2nd post: Nitrogen flows
First post with actual content! This is about the literary review part of my thesis (which will be published soon, promise!) which focuses on nitrogen flows. It came to me as a surprise how much nitrogen flows have changed during the industrial age. Let me show this with few Sankey chart illustrations (modified from Galloway 2004):
This is from 1860. The blue arrow coming from the top is reactive nitrogen formed from atmospheric inert nitrogen by nitrogen fixation (cultivation induced and natural). Most interesting part is that the Continents box. It accounts for the nitrogen in soil and fresh water environment. In pre-industrial era there was practically no accumulation and the flows between different atmospheric compounds and continents are quite narrow.
Moving on to modern time, 1990. The difference compared to the previous timeframe, the Haber-Bosch process steps in as the green part of the largest arrow. This reflects to the accumulation in the Continents box and the other flows. Keep in mind that Haber-Bosch process is what we use to feed the human population so it is relatively critical for our survival. As the human population grows, the more we need fertilizers (assuming that the current method of agriculture stays the same).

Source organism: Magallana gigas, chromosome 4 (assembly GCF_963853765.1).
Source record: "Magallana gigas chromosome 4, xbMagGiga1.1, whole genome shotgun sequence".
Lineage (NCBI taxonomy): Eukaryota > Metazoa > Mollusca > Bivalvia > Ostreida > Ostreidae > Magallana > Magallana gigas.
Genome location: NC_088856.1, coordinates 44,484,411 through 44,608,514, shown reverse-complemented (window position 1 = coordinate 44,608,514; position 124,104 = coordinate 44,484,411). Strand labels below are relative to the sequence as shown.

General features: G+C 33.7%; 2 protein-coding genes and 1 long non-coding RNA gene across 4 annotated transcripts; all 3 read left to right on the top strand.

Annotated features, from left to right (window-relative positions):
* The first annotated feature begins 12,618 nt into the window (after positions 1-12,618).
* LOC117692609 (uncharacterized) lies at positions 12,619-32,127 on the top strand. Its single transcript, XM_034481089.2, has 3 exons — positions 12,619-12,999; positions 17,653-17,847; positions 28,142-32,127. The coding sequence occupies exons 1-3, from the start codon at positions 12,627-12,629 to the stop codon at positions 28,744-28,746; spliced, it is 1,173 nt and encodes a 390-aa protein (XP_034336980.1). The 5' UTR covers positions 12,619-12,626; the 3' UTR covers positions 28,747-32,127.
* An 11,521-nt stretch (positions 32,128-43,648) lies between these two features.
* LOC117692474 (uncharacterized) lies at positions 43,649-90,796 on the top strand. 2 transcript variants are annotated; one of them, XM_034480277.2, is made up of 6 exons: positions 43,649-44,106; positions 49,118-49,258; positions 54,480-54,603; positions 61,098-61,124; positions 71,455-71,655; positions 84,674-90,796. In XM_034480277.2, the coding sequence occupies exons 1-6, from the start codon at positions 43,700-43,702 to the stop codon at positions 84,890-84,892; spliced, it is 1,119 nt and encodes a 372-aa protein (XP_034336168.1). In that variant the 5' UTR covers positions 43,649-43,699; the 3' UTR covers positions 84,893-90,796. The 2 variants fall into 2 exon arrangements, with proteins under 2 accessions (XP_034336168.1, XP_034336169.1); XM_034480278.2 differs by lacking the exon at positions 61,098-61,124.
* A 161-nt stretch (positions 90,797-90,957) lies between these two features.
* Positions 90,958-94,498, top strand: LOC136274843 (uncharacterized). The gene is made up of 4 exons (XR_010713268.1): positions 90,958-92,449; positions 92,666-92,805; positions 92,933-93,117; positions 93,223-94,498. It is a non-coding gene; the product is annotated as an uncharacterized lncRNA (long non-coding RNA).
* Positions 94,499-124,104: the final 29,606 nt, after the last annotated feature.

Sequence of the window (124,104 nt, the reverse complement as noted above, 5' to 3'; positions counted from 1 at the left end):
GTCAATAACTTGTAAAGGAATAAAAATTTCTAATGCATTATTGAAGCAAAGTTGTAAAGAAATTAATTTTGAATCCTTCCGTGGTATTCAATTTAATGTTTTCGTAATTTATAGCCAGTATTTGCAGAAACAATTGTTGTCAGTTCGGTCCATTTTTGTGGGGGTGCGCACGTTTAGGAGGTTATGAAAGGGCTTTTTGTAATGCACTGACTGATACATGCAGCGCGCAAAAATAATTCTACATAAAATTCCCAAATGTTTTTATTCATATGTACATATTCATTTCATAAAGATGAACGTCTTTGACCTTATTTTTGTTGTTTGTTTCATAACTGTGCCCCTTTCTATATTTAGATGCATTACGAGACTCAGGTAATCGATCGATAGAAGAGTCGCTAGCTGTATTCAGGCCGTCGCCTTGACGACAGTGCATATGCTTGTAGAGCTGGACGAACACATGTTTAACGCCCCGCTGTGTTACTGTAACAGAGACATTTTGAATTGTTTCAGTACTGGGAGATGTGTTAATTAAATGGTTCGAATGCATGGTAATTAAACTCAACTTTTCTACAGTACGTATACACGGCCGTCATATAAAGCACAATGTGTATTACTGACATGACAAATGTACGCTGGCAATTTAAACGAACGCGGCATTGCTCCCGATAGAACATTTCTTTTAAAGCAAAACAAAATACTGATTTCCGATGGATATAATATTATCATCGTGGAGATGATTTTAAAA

Galloway et al. also predicted the future. 2050 chart shows us even more increased flows overall. Scary stuff, right?
Well, maybe not scary. Increased nitrogen availability is not the end of the world, it just changes the environment as we know it: eutrophication, ozone layer depletion and ocean acidification are all related to nitrogen compounds. Things moving on like this, the Earth system is bound to change permanently. The scary thing could be that I don’t really know what happens when the Earth system changes (not my area of expertise). I guess the question is multidisciplinary by nature anyway.
Coming back to the purpose of this post, I find it surprising that things have developed up to this point without anyone talking about it publicly. It’s always CO2 this, CO2 that. We tend to forget (or we never knew to begin with) that Earth system consist multiple different aspects and they all are affected by human activities. Should I be shouting “Wake up people!”?